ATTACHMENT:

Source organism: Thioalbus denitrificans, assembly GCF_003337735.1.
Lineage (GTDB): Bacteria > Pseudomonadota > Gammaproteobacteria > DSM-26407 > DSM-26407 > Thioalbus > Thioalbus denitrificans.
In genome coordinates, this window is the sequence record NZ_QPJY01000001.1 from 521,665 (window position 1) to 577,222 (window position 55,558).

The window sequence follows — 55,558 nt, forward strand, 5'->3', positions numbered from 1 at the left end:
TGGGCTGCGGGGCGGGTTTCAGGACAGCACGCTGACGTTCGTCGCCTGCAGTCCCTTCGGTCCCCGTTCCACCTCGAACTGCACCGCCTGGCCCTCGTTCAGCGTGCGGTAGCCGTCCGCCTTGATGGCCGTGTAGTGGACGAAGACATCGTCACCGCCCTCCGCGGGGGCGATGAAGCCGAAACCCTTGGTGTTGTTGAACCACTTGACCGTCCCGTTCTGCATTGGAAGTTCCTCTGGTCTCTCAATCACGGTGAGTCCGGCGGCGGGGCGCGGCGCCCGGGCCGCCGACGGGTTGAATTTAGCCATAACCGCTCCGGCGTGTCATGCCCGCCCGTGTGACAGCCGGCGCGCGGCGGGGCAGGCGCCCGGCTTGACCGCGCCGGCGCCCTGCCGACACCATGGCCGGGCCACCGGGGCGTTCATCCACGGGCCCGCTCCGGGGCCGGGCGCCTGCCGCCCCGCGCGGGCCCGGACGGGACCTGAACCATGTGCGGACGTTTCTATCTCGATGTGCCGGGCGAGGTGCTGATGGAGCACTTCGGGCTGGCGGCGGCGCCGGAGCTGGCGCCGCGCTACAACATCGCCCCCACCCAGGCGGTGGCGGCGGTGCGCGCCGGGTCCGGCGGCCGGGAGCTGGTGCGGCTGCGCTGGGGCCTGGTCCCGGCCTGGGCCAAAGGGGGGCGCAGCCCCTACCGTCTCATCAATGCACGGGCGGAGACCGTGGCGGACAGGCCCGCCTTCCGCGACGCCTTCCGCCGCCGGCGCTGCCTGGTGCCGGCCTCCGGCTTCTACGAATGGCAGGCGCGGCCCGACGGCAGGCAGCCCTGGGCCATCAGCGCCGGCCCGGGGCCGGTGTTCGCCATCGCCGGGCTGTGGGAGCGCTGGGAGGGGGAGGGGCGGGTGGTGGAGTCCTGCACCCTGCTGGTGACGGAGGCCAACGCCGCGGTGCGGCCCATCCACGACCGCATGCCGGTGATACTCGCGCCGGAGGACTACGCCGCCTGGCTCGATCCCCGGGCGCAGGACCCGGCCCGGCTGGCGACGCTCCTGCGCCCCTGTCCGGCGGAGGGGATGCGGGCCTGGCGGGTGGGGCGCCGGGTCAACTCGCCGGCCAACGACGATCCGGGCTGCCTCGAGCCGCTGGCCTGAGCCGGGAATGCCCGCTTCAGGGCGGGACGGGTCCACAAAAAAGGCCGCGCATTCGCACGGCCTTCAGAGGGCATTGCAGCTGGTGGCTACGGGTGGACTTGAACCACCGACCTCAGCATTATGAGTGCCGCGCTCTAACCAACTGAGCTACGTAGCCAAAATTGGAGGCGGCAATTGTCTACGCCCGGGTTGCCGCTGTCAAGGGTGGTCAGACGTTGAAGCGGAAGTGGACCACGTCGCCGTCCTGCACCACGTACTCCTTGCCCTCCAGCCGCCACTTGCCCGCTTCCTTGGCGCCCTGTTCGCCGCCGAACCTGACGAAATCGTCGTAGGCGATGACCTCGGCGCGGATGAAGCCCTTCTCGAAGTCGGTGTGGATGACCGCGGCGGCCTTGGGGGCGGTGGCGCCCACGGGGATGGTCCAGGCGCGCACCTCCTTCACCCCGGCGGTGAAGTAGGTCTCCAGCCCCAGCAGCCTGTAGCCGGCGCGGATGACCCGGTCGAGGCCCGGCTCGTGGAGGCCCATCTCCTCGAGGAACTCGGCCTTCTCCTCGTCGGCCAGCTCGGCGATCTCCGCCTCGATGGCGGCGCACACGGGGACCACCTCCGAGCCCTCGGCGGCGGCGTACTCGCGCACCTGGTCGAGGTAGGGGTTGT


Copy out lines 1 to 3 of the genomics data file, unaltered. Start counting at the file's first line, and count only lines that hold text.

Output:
Source organism: Thioalbus denitrificans, assembly GCF_003337735.1.
Lineage (GTDB): Bacteria > Pseudomonadota > Gammaproteobacteria > DSM-26407 > DSM-26407 > Thioalbus > Thioalbus denitrificans.
In genome coordinates, this window is the sequence record NZ_QPJY01000001.1 from 521,665 (window position 1) to 577,222 (window position 55,558).